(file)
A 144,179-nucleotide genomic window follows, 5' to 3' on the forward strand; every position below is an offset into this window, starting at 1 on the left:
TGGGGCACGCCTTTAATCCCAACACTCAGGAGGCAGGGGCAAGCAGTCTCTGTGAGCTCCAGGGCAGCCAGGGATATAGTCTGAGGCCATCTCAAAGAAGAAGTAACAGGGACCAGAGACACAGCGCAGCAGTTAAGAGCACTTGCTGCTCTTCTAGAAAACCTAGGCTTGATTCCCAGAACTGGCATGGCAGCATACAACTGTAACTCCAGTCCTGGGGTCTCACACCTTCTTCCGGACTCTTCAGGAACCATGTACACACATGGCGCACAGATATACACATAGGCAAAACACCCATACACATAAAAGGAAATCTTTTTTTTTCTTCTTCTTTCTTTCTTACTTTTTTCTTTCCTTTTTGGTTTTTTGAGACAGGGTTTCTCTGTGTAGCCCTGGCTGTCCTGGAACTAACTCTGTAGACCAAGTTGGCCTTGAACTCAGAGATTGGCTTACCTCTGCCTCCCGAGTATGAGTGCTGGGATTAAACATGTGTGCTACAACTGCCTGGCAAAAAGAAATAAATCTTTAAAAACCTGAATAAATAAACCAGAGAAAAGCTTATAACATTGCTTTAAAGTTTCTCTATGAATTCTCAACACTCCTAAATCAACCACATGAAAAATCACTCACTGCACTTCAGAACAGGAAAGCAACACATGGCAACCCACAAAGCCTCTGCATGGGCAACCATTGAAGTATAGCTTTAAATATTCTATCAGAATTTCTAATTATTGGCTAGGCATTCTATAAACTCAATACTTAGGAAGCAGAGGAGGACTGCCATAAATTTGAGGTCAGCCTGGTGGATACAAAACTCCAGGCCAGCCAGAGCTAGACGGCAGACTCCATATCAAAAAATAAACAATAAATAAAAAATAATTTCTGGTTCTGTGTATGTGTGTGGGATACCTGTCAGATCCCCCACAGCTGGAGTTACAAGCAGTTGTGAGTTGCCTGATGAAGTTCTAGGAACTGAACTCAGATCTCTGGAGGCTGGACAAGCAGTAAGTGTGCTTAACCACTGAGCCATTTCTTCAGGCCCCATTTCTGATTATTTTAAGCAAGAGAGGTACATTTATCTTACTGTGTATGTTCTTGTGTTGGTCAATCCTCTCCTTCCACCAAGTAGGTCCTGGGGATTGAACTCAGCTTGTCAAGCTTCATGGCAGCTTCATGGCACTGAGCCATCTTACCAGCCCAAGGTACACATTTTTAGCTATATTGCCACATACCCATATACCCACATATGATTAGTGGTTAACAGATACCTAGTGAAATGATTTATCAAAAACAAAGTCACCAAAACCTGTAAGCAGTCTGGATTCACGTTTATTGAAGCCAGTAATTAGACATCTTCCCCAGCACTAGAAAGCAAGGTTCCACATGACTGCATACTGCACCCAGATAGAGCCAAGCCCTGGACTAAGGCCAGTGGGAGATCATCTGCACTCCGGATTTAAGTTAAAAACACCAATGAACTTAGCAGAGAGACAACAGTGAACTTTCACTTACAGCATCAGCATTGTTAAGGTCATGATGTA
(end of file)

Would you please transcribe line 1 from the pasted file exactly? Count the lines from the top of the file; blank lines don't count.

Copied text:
A 144,179-nucleotide genomic window follows, 5' to 3' on the forward strand; every position below is an offset into this window, starting at 1 on the left: